Cataract surgery is covered by health insurance companies provided you satisfy your deductibles, agree to the copays, stay within your network, and accept the basic package. The basic package includes 90 days of post-operative care with no additional office visit fees related to cataract surgery. The patient should expect to pay for medically necessary eye drops and a pair of bifocals. Only a portion of these additional costs are covered by insurance and they almost always involve a highly restricted selection of generic medications and a modest assortment of frames.
A decade ago patients desiring a more customized experience were given license to pay for upgrades without relinquishing the basic covered insurance benefits. Premium Cataract Surgery became an option for millions of patients with the resources and motivation to control their surgical experience and optimize their final visual results.
Manufacturers responded to this landmark ruling by releasing Premium IOLs (intraocular lenses) aimed at capturing this burgeoning market. Their attempt to exclusively link Premium Cataract Surgery with their proprietary Premium IOLs failed and the result is a richer and more sophisticated ecosystem.
Surgeons understand that each patient’s visual needs and expectations require a unique approach. This includes extensive counseling, expanded pre-operative testing, judicious intraocular lens selection, intraocular management of myopic and hyperopic astigmatism, and corneal refractive enhancement (re-sculpting) postoperatively when clinically indicated. Premium Cataract Surgery is a process and consequently a commitment of time and resources for both the patient and the surgeon. Successful candidates achieve a highly optimized final visual result expected to last decades.
Premium Cataract Surgery can cost an additional $500 to $5000 per eye. Qualified patients should expect a customized visual result that reduces their dependence on glasses when compared to the basic cataract package. Results are limited by the present state of available intraocular lens technology and the biology of each patient. Patients expecting to achieve unaided perfect focus for near, far and intermediate after cataract surgery have been born to the wrong century and possibly the wrong planet.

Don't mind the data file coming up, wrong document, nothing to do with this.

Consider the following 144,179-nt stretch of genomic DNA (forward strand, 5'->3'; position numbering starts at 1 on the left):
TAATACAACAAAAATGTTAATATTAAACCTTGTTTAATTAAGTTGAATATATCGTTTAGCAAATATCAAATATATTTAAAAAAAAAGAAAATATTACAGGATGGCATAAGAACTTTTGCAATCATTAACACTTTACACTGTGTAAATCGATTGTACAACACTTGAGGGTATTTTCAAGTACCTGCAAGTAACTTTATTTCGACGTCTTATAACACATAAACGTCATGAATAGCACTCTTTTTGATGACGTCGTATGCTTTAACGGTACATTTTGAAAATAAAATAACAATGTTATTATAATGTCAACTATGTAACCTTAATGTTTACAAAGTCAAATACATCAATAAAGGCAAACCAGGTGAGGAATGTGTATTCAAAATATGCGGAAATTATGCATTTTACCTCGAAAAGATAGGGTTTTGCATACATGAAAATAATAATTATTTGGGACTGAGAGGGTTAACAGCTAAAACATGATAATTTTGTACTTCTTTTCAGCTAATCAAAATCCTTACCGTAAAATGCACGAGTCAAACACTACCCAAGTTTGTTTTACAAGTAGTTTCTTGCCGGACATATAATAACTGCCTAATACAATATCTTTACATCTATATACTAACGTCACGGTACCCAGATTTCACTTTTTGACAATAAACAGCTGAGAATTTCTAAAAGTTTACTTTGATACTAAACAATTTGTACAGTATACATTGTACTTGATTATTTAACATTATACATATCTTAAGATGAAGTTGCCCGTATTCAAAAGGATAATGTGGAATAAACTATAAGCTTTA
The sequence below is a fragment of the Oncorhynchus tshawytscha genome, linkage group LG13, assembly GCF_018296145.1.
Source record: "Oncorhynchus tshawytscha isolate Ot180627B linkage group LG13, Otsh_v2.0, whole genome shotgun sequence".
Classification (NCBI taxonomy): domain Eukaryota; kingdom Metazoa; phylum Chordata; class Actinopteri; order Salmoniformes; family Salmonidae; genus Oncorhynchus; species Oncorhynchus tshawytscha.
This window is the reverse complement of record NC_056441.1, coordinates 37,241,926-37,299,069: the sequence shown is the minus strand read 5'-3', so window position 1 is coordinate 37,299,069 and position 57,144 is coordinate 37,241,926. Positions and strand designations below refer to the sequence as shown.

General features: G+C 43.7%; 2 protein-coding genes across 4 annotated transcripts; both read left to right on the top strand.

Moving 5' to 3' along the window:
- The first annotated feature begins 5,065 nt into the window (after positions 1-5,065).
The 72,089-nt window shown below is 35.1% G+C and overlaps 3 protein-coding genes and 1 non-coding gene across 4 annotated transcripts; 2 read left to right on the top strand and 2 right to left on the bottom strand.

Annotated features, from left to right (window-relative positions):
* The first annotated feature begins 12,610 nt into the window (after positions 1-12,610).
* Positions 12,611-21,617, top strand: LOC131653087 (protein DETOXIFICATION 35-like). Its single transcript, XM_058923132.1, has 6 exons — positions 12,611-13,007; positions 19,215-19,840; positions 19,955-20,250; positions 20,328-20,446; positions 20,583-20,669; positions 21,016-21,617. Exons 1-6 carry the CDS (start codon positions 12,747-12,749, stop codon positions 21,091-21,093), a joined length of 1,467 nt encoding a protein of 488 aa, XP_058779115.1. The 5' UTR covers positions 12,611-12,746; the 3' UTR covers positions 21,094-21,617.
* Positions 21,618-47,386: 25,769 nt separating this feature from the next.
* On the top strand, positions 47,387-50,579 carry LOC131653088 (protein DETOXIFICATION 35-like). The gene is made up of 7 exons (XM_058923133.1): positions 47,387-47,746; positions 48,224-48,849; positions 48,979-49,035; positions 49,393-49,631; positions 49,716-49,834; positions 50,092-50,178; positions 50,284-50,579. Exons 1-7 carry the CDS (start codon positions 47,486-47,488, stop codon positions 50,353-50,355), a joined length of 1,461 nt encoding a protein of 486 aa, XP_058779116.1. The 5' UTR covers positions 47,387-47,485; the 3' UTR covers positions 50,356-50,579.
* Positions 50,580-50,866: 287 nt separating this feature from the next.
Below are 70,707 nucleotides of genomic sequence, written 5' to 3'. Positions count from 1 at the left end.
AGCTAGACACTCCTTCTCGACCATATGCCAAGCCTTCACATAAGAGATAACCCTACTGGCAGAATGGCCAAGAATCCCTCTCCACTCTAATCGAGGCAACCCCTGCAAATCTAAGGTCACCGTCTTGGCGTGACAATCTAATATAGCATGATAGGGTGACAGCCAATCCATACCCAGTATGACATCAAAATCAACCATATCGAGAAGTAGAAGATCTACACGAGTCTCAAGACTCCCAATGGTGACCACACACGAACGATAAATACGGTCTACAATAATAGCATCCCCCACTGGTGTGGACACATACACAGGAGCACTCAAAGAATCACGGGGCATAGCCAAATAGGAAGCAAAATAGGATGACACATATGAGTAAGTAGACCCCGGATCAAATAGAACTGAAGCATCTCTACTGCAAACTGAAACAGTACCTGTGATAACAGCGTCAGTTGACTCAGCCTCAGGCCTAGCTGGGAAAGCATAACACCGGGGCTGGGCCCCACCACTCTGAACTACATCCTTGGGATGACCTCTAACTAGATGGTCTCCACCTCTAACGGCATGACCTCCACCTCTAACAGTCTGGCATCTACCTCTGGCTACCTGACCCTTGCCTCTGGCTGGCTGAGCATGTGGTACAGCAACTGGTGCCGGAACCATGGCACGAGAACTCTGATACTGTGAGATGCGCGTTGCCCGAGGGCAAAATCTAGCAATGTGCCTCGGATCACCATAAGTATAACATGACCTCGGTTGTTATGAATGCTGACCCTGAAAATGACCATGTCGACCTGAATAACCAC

Premium Cataract Surgery patients can also expect to pay the standard fees associated with the basic cataract package including deductibles, copays, out of network charges, and eye drops. The only way to determine these costs exactly is by contacting one’s insurance carrier. The Affordable Care Act has not made basic cataract surgery more affordable by any metric.
The Basic Package
Before you can appreciate the benefits of Premium Cataract Surgery it is important to understand what is included in the standard or so-called “covered services”. Cataract surgery is the removal of the dysfunctional natural lens and its replacement by an implant known as an intraocular lens. The entire process, performed in an outpatient setting, employs an anesthesia specialist, numerous nurses, scrub technicians, and, of course, your eye surgeon and when appropriate your co-managing eye care physician. It takes approximately five minutes, is painless, and allows for a swift recovery of vision with minimal limitations or restrictions. Although Health insurance companies bemoan the popularity of cataract surgery, it is the single most successful, life-enhancing procedure and the most rewarding intervention of modern medicine. Basic cataract surgery will almost certainly improve your quality of life, extend your functional abilities and enhance your overall well-being. It is common for skilled surgeons to perform fifteen to fifty of these in a a single surgical setting with nearly flawless precision. Success rates exceed 99% for most experienced surgeons.
Basic cataract surgery, however, does not result in freedom from glasses and/or contact lenses. In fact, even patients who rarely needed anything beyond reading glasses should expect to use bifocals or trifocals after cataract surgery. Patients who could read without glasses prior to cataract surgery cannot anticipate retaining this ability. Finally, those with mono vision contact lenses will have to return to contacts to enjoy this visual state. While this may seam counter-intuitive, it is the reality of the basic package.
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This is not the result of an inaccurate intraocular lens choice or a disinterested surgeon but rather a lack of complete predictability of the human visual system. The concept that the cornea can be described by two scalers (numbers), thrown into an equation with a few other variables and yield the exact implant power for perfect focus is wishful or more precisely, magical thinking. Surgeons can achieve great statistical outcomes but they can not reliable guarantee individual results. That is, top surgeons have 95% of patients seeing 20/40 or better without glasses but that same surgeon can not promise you a 95% chance of perfect distance vision without spectacles.
Control of their final visual state is requires Premium Cataract Surgery.
Premium Cataract Surgery
Some surgeons employ tiered pricing to help patients choose an affordable and effective package best suited to their needs.
Astigmatism ($500 to $1500 per eye)
Astigmatism management, the Astigmatism or Toric tier is considered the first rung of Premium Cataract Surgery.
Basic cataract surgery is astigmatically neutral thanks to small incisions and modern wound construction. Nevertheless, basic cataract surgery can leave a patient with degraded vision secondary to residual astigmatism. Even patients without pre-existing astigmatism can leave the operating suite with astigmatism. This is not the result of substandard technique but rather the complex nature of the human optical system and the vagaries of wound healing.